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Tech giant Google’s philanthropic foundation, Google.org, has awarded $2 million in grant funding to three Native-serving tech organizations in support of their work.

Google.org announced the awards in a Monday blog post, pointing to the “digital divide” between many tribal nations and the wider country in terms of technical literacy and access to technology. Each of the awards was meant to “provide Native communities with the infrastructure and skills needed to secure, and advance, their capacity to meaningfully participate in the digital economy,” Brittany Schulman, a member of the Waccamaw Sioux nation and senior vice president of programs at Native Americans in Philanthropy, wrote on the blog post. 

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“The federal government has made an unprecedented investment in broadband across the U.S. However, without information, support and trust, those who could benefit most from this investment — rural and tribal communities — are at the greatest risk of missing out on it,” Schulman wrote. “Since 2022, [Native Americans in Philanthropy has] been working with Google.org to explore how philanthropic organizations can better serve the needs of Indigenous communities.”

Individual awards were not disclosed, though Google did provide a summary of the three supported organizations and their associated projects:

  • The American Indian Science and Engineering Society, or AISES, will receive money to provide infrastructure support to tribal colleges and universities.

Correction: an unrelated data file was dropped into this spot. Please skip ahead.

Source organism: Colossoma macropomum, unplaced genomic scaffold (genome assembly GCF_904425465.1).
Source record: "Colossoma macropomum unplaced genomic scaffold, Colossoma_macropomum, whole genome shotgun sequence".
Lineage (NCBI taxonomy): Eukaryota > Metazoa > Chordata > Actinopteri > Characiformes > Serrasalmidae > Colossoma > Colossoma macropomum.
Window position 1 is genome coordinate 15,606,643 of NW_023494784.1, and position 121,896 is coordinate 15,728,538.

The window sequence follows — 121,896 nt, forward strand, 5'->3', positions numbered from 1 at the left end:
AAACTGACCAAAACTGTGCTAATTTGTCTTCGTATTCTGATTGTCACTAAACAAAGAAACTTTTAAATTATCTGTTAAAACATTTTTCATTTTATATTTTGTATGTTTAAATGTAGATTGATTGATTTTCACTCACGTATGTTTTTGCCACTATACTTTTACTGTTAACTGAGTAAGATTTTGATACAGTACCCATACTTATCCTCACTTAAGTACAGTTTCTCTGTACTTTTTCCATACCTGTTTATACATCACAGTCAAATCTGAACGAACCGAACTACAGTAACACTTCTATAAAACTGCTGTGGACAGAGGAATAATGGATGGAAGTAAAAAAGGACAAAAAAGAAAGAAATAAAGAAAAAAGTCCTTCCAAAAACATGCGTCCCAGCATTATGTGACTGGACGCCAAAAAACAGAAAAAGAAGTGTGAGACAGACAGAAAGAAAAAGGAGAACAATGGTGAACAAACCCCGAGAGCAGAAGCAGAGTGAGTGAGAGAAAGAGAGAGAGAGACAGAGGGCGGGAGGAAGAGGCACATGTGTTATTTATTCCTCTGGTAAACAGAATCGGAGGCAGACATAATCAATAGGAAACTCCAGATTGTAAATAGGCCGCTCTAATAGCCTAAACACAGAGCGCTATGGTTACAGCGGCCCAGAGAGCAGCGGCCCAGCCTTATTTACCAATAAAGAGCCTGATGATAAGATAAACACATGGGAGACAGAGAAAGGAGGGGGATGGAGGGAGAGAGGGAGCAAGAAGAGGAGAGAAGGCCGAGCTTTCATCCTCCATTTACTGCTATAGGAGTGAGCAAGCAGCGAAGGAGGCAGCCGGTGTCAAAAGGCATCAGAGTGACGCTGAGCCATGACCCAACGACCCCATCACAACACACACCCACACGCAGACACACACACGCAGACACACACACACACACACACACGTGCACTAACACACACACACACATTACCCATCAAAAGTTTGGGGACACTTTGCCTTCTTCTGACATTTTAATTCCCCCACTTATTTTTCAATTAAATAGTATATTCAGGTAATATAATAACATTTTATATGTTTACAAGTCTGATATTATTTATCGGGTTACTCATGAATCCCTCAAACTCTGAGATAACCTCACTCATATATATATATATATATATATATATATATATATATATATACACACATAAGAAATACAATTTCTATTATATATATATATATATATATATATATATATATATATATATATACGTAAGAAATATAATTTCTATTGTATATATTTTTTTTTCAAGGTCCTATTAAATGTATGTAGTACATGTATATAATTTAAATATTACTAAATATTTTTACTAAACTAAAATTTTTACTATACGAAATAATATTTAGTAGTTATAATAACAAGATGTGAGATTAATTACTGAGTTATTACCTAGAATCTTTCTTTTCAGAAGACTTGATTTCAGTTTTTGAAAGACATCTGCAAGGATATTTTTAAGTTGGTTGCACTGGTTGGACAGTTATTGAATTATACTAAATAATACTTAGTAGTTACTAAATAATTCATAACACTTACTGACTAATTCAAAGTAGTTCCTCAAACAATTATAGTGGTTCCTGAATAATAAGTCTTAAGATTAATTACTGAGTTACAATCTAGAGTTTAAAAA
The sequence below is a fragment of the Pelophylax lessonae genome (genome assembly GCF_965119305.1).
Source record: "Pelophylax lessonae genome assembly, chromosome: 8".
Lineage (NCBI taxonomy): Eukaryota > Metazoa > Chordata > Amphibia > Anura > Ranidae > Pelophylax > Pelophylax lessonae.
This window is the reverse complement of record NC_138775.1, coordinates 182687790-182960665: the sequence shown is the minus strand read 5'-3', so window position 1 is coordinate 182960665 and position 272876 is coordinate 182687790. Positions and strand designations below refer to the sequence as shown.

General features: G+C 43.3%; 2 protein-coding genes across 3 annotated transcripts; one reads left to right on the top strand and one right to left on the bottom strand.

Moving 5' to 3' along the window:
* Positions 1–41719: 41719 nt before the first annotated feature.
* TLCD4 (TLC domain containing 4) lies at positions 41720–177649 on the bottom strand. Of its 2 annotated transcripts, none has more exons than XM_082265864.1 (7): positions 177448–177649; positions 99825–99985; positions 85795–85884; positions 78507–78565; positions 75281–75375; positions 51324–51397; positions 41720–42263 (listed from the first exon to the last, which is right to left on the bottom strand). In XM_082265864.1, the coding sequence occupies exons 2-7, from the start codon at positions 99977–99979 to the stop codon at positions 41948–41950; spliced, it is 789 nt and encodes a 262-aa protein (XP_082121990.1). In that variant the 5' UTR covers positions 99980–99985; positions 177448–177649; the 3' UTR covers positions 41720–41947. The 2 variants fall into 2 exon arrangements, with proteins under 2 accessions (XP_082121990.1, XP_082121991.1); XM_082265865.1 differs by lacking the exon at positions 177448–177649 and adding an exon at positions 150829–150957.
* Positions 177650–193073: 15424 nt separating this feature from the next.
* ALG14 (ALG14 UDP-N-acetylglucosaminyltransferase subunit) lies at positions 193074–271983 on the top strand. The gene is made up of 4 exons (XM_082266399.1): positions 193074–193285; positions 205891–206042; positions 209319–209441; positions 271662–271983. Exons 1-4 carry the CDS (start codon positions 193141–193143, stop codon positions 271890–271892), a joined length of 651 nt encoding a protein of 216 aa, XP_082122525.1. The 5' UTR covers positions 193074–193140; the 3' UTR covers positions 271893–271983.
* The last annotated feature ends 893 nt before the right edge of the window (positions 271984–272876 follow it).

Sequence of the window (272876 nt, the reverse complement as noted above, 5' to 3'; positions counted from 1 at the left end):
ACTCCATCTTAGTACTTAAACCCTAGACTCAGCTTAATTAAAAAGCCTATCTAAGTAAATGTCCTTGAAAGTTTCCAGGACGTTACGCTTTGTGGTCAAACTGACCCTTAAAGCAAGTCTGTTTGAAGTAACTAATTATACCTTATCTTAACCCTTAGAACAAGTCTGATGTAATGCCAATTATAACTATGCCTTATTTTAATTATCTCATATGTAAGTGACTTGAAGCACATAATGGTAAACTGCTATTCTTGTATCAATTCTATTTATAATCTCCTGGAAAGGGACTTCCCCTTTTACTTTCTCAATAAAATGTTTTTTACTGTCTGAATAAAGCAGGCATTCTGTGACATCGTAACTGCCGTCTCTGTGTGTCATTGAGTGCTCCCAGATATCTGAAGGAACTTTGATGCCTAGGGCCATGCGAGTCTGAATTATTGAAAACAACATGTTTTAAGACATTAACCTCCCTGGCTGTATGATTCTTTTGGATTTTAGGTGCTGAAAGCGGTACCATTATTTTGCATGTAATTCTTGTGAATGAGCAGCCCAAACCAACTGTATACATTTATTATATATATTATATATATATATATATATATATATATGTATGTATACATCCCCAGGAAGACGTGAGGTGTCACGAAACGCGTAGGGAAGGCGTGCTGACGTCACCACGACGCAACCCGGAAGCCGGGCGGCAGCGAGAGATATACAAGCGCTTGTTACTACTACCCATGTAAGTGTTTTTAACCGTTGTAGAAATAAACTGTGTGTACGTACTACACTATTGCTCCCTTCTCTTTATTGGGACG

• IndigiGenius, a Spokane-based tech nonprofit, will train more than 600 Indigenous youth and 60 educators in “culturally relevant coding and AI curricula.”
  • Albuquerque-based media company Native Realities will launch a community of practice based around sustainable technology plans and culturally holistic strategies. 

This support follows Google.org’s previous donation of $10 million to the National Digital Inclusion Alliance, which launched efforts to provide literacy and inclusion training to Native communities on the cusp of being brought online through a surge of federal and state support for tribal broadband projects. 

These donations come amid a broader push to include Native Americans in the digital economy with jobs in the technology sector — one of the fastest-growing career sectors in the United States, per prior reporting by Tribal Business News. It’s a wide gulf to cross, though. A report by AISES and fellow tech nonprofit The Kapor Foundation found large barriers to technology access and careers in Native communities from K-12-age children and up.

“It’s investments like these that center our peoples, and ensure that Indigenous communities have the tools they need to build a future rooted in Indigenous values,” Schulman writes.

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About The Author
Chez Oxendine
Staff Writer
Chez Oxendine (Lumbee-Cheraw) is a staff writer for Tribal Business News. Based in Oklahoma, he focuses on broadband, Indigenous entrepreneurs, and federal policy. His journalism has been featured in Native News Online, Fort Gibson Times, Muskogee Phoenix, Baconian Magazine, and Oklahoma Magazine, among others.
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